Thursday, September 23, 2010

Natural Aphid Control

Lady bug larvae and pupae.
I am happy to report that our garden is currently being overrun, not only with squash, but ladybugs!

When I first moved in, I was unaware that Lee's parents were having the local pest control fellow do routine general spraying until I noticed him poking around in the backyard earlier this year, thankfully before we had our garden planted. I put a stop to that as soon as I found out. Last year when I wasn't here, apparently there had been an infestation of fleas in Lee's backyard and the neighbor's backyard, which may have actually been caused by the spraying. Yeah, the pest control dude is good at getting rid of one thing (ants) but creating another nuisance (fleas).
Lady bug larvae and pupae amongst aphids.
What I have learned is that ants in the yard are a good thing. They eat flea eggs. Fire ants will even eat flea larvae. People just don't seem to understand, or care, that if you spray for a pest you don't just kill the pest- you kill everything, which includes the pest's natural predators. If you kill everything, you are going to end up with infestations of undesirables. I am going to get a pesticide free yard sign, or better yet make one, and hope to set a good example. Who knows, maybe it will even encourage others around here to research going pesticide-free themselves. Some people just don't know that there is another way because the use of chemicals is so commonplace or they have been socialized to believe that all bugs are nasty creatures. It's just not so!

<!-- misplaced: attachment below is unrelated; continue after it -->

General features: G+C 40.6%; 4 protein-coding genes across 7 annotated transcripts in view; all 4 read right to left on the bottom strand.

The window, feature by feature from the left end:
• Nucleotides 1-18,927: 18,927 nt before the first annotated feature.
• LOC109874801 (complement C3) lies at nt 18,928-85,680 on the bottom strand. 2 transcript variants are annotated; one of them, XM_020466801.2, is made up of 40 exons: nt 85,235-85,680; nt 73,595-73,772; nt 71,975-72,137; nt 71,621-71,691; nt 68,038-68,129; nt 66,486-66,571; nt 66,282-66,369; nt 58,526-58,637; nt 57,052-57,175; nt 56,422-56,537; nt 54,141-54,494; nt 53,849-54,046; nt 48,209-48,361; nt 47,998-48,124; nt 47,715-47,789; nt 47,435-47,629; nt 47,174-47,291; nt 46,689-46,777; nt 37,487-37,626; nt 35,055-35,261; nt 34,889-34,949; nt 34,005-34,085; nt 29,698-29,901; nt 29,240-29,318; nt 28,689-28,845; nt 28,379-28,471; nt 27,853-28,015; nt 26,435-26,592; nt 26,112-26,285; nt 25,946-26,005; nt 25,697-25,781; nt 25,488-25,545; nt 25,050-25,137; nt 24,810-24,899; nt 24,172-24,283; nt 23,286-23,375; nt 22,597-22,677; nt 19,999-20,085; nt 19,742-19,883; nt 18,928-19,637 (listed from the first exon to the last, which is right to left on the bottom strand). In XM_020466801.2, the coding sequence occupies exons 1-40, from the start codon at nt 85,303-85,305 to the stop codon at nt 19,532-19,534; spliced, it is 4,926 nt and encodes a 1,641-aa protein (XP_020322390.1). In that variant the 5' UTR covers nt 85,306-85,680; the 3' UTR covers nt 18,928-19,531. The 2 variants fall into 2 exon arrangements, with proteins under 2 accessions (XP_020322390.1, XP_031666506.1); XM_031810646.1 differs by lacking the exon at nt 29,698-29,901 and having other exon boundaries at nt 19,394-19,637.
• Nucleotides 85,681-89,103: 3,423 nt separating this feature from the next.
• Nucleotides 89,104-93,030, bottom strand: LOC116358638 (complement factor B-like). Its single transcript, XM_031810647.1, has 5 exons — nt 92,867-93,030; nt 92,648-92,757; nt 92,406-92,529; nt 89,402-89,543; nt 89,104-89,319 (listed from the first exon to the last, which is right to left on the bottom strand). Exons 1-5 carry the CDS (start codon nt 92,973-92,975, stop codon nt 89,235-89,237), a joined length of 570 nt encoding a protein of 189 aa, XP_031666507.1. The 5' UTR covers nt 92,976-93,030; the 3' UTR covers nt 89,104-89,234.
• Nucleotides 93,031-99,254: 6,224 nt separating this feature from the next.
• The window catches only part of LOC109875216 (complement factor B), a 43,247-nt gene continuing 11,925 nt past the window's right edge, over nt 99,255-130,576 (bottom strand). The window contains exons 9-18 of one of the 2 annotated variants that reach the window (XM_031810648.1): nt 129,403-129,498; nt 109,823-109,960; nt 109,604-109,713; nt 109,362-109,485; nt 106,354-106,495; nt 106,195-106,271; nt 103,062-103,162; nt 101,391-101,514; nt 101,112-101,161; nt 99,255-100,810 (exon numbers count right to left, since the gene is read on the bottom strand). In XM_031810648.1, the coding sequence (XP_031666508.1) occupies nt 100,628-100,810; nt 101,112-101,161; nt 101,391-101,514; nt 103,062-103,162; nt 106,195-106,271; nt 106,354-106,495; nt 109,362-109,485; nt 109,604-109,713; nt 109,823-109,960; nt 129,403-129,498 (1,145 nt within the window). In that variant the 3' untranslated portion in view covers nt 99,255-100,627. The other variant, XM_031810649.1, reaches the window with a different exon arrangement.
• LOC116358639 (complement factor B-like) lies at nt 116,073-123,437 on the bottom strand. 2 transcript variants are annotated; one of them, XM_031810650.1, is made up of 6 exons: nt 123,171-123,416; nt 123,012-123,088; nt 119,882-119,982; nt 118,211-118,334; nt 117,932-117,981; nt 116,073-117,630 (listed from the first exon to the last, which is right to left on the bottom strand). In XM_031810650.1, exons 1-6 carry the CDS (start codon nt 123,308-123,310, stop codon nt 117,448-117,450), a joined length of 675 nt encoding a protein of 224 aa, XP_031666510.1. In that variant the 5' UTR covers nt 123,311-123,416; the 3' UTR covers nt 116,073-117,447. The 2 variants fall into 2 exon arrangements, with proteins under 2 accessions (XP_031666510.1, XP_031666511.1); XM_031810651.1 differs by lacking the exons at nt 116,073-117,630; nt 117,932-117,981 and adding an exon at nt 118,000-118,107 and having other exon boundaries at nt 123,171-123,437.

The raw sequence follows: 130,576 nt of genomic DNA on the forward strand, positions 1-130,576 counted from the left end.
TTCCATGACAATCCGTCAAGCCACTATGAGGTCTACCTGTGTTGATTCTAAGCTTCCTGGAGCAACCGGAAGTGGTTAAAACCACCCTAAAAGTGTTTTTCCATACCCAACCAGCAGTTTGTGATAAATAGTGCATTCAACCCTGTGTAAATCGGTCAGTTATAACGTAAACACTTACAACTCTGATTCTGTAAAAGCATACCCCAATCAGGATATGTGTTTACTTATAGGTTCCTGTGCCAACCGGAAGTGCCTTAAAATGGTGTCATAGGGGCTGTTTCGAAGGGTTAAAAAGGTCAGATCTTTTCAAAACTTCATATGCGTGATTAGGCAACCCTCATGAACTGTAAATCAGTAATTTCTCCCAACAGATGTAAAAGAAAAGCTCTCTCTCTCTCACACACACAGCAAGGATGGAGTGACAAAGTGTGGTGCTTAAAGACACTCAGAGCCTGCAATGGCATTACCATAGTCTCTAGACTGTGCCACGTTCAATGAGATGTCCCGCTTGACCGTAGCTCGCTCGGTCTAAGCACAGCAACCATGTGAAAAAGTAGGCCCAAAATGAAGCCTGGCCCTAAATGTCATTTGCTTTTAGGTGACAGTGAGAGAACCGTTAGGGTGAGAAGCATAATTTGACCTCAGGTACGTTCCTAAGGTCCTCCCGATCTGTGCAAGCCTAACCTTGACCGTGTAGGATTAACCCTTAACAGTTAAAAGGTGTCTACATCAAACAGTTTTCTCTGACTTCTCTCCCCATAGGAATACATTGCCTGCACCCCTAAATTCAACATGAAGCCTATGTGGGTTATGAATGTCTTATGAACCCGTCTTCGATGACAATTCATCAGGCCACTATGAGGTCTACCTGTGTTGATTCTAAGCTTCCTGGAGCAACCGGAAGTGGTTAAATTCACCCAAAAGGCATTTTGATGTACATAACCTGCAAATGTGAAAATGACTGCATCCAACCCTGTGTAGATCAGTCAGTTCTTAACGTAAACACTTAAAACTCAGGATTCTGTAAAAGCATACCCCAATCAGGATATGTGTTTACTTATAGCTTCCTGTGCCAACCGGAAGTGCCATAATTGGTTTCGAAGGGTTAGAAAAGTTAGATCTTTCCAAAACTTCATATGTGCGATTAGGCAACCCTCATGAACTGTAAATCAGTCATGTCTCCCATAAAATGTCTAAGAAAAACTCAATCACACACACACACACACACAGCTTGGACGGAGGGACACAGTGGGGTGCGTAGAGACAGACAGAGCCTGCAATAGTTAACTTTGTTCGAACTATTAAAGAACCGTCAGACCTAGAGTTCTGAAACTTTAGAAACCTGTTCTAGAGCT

If ants are running across your kitchen counter it can be an inconvenience, but they really aren't a threat. There are natural methods to deter them and keep them outside. Changing your attitude about bugs is a good start. Don't be so bothered by bugs unless they are biting you. Get over the eww factor, and learn to see insects as part of the fascinating world we live in. You can peacefully coexist with bugs, if you learn how. Besides, I'd rather have ants than fleas any day. Now that the spraying has ceased in our yard, I've noticed that we've got quite a super highway of ants along the back fence... but more impressive, we have no fleas!

Unfortunately the ants may also be farming aphids on our squash plants, as we have an over abundance of aphids at the moment, hence the ladybug explosion. I am going to have to do a little more observation to find out if the ants and aphids are in cohorts and whether the ants are bothering the ladybugs. The squash certainly don't seem to be hindered at all. I am just tickled that we literally have thousands of ladybugs in our backyard right now. You can find a dozen or so ladybugs or their larvae on each squash leaf. It's amazing!

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